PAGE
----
The Horizontal to Vertical Spectral Ratio – HVSR – of seismic noise is extensively used in seismic microzonation for its capability to provide a good approximation to the subsoil main resonance frequencies of geotechnical and seismic engineering interest. This implies, in turn, that it has also an approximate passive subsoil mapping capability independent of the level of noise illumination, albeit limited to relatively shallow depths, since tilt sensitivity makes HVSR unreliable below ∼0.1 Hz. However, we have experimentally verified that HVSR subsoil mapping capability extends to depths in the kilometer range by applying it to the largest sedimentary basin of Italy, the Po Plain Valley. There, we were able to resolve the major stratigraphic discontinuities down to the sediment-bedrock interface, for which we estimated a depth of ∼1.6 km with a 25% uncertainty, while the surface mapped from oil exploration indicates a depth of ∼1.8 km. Quarter of an hour recordings gave always stable signals that, fitted to synthetic curves using as a constraint the parameters of the shallow subsoil, provided a stratigraphic map consistent with the independent survey. This candidates HVSR as a fast and inexpensive, first-order subsoil mapping tool down to depths of geological and exploration interest.

HVSR deep mapping tested down to ∼1.8 km in Po Plane Valley, Italy / Mulargia, Francesco; Castellaro, Silvia. - In: PHYSICS OF THE EARTH AND PLANETARY INTERIORS. - ISSN 0031-9201. - STAMPA. - 261:(2016), pp. 17-23. [10.1016/j.pepi.2016.08.002]

HVSR deep mapping tested down to ∼1.8 km in Po Plane Valley, Italy

MULARGIA, FRANCESCO;CASTELLARO, SILVIA
2016

Abstract

The Horizontal to Vertical Spectral Ratio – HVSR – of seismic noise is extensively used in seismic microzonation for its capability to provide a good approximation to the subsoil main resonance frequencies of geotechnical and seismic engineering interest. This implies, in turn, that it has also an approximate passive subsoil mapping capability independent of the level of noise illumination, albeit limited to relatively shallow depths, since tilt sensitivity makes HVSR unreliable below ∼0.1 Hz. However, we have experimentally verified that HVSR subsoil mapping capability extends to depths in the kilometer range by applying it to the largest sedimentary basin of Italy, the Po Plain Valley. There, we were able to resolve the major stratigraphic discontinuities down to the sediment-bedrock interface, for which we estimated a depth of ∼1.6 km with a 25% uncertainty, while the surface mapped from oil exploration indicates a depth of ∼1.8 km. Quarter of an hour recordings gave always stable signals that, fitted to synthetic curves using as a constraint the parameters of the shallow subsoil, provided a stratigraphic map consistent with the independent survey. This candidates HVSR as a fast and inexpensive, first-order subsoil mapping tool down to depths of geological and exploration interest.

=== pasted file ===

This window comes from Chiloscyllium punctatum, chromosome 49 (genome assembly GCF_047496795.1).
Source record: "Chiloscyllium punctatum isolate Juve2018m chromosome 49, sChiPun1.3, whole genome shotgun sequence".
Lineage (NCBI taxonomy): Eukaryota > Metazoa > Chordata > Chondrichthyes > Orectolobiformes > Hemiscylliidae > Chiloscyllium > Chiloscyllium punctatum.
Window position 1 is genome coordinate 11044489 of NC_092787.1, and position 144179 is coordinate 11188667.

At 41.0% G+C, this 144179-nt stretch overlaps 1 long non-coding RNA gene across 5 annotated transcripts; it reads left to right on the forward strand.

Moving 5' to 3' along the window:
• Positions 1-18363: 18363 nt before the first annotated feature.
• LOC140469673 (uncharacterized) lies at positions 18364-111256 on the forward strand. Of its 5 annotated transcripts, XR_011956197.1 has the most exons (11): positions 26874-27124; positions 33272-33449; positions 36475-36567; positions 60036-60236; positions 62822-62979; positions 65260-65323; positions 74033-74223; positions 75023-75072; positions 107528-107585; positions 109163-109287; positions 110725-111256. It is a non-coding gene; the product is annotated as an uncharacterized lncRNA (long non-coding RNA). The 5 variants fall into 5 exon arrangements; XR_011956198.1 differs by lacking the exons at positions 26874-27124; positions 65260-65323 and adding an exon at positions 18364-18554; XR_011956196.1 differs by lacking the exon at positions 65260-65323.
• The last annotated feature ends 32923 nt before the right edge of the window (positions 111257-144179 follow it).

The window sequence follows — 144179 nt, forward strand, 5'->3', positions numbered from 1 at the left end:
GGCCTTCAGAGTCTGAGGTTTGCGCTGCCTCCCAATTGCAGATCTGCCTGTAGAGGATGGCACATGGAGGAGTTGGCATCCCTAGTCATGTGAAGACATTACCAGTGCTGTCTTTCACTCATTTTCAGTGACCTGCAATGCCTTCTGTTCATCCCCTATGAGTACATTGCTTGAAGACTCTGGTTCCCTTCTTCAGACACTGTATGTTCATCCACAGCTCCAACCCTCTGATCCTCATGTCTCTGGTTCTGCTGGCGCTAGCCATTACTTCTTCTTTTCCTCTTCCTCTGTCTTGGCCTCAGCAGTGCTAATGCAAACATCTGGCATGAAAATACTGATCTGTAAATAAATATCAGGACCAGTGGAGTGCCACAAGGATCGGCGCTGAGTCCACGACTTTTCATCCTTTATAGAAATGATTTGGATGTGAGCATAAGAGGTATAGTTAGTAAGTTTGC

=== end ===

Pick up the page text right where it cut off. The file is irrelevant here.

2016
HVSR deep mapping tested down to ∼1.8 km in Po Plane Valley, Italy / Mulargia, Francesco; Castellaro, Silvia. - In: PHYSICS OF THE EARTH AND PLANETARY INTERIORS. - ISSN 0031-9201. - STAMPA. - 261:(2016), pp. 17-23. [10.1016/j.pepi.2016.08.002]
Mulargia, Francesco; Castellaro, Silvia
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Utilizza questo identificativo per citare o creare un link a questo documento: https://hdl.handle.net/11585/594188
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